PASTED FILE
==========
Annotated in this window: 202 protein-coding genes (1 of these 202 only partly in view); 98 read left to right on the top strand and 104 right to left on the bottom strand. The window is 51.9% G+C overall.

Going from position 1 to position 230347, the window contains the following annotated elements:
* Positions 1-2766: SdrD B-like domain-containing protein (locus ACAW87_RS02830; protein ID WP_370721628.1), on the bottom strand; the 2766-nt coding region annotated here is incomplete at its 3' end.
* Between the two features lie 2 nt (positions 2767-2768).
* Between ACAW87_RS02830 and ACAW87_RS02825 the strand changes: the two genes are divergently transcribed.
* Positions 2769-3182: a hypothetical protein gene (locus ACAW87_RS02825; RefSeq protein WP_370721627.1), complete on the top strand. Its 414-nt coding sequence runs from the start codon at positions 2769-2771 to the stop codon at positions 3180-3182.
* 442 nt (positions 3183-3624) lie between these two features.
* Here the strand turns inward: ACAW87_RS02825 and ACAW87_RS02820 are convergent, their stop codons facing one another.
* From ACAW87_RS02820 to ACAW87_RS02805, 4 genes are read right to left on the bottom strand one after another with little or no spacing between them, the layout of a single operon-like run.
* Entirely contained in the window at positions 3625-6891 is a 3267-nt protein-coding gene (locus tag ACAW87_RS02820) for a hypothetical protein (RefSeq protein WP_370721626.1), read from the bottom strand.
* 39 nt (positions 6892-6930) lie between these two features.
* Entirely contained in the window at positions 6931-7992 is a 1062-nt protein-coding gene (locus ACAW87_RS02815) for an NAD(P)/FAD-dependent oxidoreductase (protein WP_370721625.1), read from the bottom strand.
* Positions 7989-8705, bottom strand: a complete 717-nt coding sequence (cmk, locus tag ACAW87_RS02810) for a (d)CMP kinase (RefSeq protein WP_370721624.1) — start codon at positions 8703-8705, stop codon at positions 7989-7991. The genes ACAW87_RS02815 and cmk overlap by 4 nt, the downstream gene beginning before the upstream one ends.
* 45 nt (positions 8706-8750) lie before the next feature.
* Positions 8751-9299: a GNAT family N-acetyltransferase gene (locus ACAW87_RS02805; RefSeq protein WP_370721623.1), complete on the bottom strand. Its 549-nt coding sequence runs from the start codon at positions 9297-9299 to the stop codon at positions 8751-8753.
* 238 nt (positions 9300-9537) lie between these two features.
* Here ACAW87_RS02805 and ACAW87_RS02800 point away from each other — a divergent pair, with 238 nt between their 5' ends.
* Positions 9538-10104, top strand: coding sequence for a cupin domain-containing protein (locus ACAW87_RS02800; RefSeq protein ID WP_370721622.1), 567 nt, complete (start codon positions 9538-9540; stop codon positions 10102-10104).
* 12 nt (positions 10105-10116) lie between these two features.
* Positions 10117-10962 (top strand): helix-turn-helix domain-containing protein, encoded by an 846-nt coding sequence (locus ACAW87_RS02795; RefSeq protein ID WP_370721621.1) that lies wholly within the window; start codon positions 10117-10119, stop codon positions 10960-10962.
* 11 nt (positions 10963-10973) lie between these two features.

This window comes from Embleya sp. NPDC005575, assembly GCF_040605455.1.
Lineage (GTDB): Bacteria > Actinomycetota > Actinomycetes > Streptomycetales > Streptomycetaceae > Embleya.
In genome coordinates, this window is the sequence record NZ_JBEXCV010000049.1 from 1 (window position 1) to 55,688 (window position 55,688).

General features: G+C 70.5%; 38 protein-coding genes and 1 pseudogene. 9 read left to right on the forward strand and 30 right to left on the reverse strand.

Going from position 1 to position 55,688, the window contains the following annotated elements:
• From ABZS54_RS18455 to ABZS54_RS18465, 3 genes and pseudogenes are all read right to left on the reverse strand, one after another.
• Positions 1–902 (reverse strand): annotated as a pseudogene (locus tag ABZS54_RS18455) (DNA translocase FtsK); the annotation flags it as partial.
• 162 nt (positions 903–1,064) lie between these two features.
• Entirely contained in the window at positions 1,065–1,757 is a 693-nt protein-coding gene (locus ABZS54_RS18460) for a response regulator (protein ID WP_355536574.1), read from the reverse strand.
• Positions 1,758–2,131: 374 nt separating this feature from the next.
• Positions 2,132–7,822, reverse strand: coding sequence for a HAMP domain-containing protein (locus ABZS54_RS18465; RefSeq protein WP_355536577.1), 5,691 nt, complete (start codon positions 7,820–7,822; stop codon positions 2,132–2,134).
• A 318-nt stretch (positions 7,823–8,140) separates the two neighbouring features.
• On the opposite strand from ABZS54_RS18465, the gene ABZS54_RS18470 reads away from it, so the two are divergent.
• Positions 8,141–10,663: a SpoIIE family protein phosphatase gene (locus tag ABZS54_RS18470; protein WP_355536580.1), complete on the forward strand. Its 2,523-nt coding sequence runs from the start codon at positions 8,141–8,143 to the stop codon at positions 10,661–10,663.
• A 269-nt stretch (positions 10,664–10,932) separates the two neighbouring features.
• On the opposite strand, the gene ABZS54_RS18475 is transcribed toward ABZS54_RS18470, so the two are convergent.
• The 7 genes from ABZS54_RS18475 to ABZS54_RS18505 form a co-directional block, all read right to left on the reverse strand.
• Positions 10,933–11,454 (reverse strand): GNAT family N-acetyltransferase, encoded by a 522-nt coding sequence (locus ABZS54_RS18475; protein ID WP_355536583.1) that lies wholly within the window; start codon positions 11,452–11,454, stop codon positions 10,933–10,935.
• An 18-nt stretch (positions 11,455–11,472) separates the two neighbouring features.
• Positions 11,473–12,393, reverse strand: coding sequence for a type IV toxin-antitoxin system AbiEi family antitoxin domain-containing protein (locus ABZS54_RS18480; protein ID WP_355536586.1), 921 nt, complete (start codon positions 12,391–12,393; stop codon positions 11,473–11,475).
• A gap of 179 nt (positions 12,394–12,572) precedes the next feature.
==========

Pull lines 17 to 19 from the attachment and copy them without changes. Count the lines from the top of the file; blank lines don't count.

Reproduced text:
* Here ACAW87_RS02805 and ACAW87_RS02800 point away from each other — a divergent pair, with 238 nt between their 5' ends.
* Positions 9538-10104, top strand: coding sequence for a cupin domain-containing protein (locus ACAW87_RS02800; RefSeq protein ID WP_370721622.1), 567 nt, complete (start codon positions 9538-9540; stop codon positions 10102-10104).
* 12 nt (positions 10105-10116) lie between these two features.